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IANAL - Software Patents

I have an idea for a software process. I'm sure it's non-obvious because nobody has done it yet.

Let's say this patent is somewhere between one-click-ordering and public key encryption. It descibes a process - a way for two computers to communicate with each in a fairly specialized manner.

I want to get a sense of, first of all, whether this is patentable, and second what fees I should expect between a lawyer & filing fees.

I do plan on consulting with a Patent Attorney, but I want to go in armed with knowledge. Plus I wanted to get the perspective of programmers.

I'm an individual not a corporation (I heard it has an impact on filing fees), and I'm not exactly rich, so I'd like to keep fees down.

Finally, if you can recommend a Patent Attorney, preferrebly in the New York City Area, I would be greatly appreciatiative.

Thanks In Advance!

Full name:
Saturday, February 7, 2004

The point of filing a patent is either to have ammo to counter sue with (rather like the theory of assured mutual destruction so popular in the think tanks of the Cold War), or to have enough clout to scare shit out of any competition, or if you are a small guy to try and make a killing from the unsuspecting.

There are two ways of doing the latter. The first is to try and have patents filed that you can later sue MS or IBM for, or the second, less ambitious, but more secure, is to be able to sue small companies in some obscure state in the US and offer to settle for less than it would cost them to hire a lawyer over the internet.

None of this you will notice, requires any original ideas or specialized legal knowledge.

Stephen Jones
Saturday, February 7, 2004

If the purpose of obtaining this patent to prevent somebody from copying the idea, forget about it.  If they can copy it merely by observing your product (ie without source code), they will do so if they want, or they'll probably come up with the idea on their own.

Companies don't bother to search through the zillions of patents that are out there; they just assume that anything they develop will infringe on several patents.  Then they take the risk and develop whatever they want, or obtain patents to use defensively against other aggressive patent holders.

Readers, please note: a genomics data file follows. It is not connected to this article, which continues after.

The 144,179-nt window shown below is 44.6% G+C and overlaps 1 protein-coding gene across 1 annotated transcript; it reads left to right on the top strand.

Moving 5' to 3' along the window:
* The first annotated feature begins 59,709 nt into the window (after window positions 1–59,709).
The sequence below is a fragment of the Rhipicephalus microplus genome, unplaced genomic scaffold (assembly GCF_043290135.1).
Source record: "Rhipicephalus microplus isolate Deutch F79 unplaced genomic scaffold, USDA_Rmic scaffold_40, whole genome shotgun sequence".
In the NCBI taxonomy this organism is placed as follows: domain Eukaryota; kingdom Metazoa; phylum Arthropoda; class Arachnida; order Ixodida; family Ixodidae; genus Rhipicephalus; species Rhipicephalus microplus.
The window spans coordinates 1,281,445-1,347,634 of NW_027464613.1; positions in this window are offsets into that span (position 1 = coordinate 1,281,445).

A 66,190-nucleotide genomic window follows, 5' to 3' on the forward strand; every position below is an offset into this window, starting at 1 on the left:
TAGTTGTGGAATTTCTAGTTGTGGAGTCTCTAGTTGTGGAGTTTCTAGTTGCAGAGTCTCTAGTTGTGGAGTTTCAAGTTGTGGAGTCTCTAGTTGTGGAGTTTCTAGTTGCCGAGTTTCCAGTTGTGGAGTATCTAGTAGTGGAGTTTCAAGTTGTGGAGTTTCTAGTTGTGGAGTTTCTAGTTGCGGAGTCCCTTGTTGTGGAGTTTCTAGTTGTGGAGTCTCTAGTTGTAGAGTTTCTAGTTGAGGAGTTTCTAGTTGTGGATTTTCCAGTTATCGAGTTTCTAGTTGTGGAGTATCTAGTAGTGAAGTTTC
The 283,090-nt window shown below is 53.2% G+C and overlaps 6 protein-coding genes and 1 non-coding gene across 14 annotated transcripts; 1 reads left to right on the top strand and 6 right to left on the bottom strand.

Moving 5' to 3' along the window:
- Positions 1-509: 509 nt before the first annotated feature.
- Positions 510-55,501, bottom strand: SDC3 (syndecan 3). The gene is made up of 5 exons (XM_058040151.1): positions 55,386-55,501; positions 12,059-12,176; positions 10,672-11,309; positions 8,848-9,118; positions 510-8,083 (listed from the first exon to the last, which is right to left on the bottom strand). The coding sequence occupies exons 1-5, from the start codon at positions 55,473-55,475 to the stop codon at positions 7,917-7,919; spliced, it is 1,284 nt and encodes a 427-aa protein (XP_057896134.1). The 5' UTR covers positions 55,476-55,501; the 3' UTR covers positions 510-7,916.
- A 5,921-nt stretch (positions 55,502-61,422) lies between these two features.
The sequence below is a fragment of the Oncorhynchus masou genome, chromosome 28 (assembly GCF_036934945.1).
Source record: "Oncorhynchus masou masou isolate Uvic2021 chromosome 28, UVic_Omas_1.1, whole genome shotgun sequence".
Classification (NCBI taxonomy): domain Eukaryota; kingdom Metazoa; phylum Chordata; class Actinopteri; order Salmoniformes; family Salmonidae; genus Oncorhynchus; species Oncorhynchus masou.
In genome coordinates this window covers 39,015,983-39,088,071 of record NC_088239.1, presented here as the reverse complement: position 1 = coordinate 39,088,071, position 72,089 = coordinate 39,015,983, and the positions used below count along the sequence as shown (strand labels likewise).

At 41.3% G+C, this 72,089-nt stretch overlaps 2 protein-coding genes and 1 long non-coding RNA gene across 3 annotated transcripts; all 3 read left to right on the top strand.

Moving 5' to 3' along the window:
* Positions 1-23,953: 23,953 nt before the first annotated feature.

"Haven't done yet" isn't evidence that it is nonobvious.  Maybe there is no great need for it (yet), or its implementation would require changes to internet protocols in order for the market to accept it -- so they don't bother with it.

Unless you also plan to have the money for a court battle, don't bother with the patent.  But with a patent office that grants patents for swinging sideways on a swing, you probably can get it patented even if it is something trivial.

T. Norman
Saturday, February 7, 2004

And Stephen is not a lawyer and has never been to the US, but he does have a lot of experience watching american TV shows, during which he spits at the TV and shouts "Zionist Dogs and Monkeys!"

In other words, you might do better getting advise from a real attorney or two rather than look on this board.

Saturday, February 7, 2004

A patent is not totally worthless for a small developer, but one should certainly think long and hard before getting one. There's the prestige thing which will enable you to get better jobs and charge higher rates as a contractor. Its also extremely valuable to have if your idea really is patentable - to use to defend yourself when some big company tries to sue you. But again, you need a bit of money to defend yourself and the balls to stand firm in the face of some pretty scary intimidation the big corporations are good at throwing around.

Don Alberto
Saturday, February 7, 2004

Your fees will include having a pro draw up the patent in a way that will avoid the easy challenges to it. Total cost expect no less than 8,000, and it can go up to 30,000, with 15-25 being a reasonable guess.

Don Alberto
Saturday, February 7, 2004

To give an example of why you should have an experienced patent attorney draft the patent claim - there's a company that holds an enforceable patent on the concept of memory modules. At the time he drafted the patent, getting memory chips to operate in parallel on a modular circuit board was a non-trivial problem, which he solved in his claim for "a design for placing memory chips on a circuit board with a 30-pin interface for personal computers"

See the problem? As soon as the industry shifted from 30-pin to 168-pin, even though his concepts were still in use, he had no grounds for royalties.

A good patent atty would've caught this.

For more information about patents and intellectual property in general, check out


Saturday, February 7, 2004

Thanks for all your advice.

Of special interest is this:

This means I can publish information about my idea to actually figure out whether or not it's worth patenting, and let it stew for a few months.

Regarding the non-obviousness of this idea, I'm fairly sure nobody's thought of it before because it's a kind of "slap yourself on the forehead" idea and works with the existing internet protocols, riding on top of them.

I'll take special care not to be too specific with the technologies involved, though I would like to use several existing pieces of software & protocols as examples, but I'll clearly label them as such.

Now here's a question.

Let's say I do publish this idea in a couple of days, and it's as brilliant as I like to think it is.  It's adopted by the Open Source community and within a couple of months a product based on my ideas hits the streets. At this point I'd be fighting a losing battle to protect my - as yet non existant - patent.